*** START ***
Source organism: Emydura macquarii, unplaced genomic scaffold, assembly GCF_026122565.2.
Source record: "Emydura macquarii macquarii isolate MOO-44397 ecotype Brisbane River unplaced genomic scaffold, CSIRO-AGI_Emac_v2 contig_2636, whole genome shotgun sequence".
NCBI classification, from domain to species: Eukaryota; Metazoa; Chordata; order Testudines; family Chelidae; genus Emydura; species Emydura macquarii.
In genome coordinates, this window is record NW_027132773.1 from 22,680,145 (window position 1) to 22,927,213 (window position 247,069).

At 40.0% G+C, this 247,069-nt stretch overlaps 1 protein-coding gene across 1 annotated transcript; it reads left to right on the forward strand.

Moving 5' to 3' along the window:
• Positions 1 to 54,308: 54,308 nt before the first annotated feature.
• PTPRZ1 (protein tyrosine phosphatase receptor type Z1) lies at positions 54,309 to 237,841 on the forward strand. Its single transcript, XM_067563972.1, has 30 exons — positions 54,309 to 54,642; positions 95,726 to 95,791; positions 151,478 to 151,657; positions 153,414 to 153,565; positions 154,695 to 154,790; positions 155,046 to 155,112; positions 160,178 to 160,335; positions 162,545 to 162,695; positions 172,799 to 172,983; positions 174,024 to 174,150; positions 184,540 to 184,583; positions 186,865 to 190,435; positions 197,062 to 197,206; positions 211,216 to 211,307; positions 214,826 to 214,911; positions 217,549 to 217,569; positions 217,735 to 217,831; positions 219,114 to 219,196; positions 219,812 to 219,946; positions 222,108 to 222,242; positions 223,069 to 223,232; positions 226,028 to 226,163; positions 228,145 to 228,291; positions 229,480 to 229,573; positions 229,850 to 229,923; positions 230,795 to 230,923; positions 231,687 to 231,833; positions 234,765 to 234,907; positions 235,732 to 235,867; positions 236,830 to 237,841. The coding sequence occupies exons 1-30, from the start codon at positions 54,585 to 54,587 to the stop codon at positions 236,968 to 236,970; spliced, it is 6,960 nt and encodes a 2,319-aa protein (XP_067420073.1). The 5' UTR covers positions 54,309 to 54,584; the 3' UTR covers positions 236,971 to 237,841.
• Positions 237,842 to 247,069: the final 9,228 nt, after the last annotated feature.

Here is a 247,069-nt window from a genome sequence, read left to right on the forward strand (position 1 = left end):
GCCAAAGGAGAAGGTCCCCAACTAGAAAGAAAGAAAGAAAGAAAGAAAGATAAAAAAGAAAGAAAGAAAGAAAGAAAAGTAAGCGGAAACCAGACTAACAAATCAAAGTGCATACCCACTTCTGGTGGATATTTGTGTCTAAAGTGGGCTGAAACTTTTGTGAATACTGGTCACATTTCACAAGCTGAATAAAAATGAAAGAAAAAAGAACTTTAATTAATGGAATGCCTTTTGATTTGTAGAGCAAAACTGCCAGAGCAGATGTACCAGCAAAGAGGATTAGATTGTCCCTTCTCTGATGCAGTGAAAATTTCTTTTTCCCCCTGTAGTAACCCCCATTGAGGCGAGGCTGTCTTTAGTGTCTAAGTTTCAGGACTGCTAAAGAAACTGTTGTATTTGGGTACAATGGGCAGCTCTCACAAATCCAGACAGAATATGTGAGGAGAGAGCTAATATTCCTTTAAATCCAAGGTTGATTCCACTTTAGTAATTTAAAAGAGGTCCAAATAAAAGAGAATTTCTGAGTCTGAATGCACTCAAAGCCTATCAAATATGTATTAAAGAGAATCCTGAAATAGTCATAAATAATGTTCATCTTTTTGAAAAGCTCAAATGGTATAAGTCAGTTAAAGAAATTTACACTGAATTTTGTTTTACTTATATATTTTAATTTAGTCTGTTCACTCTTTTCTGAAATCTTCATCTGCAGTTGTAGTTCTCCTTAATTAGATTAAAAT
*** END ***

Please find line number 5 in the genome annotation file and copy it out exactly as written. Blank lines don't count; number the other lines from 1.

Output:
At 40.0% G+C, this 247,069-nt stretch overlaps 1 protein-coding gene across 1 annotated transcript; it reads left to right on the forward strand.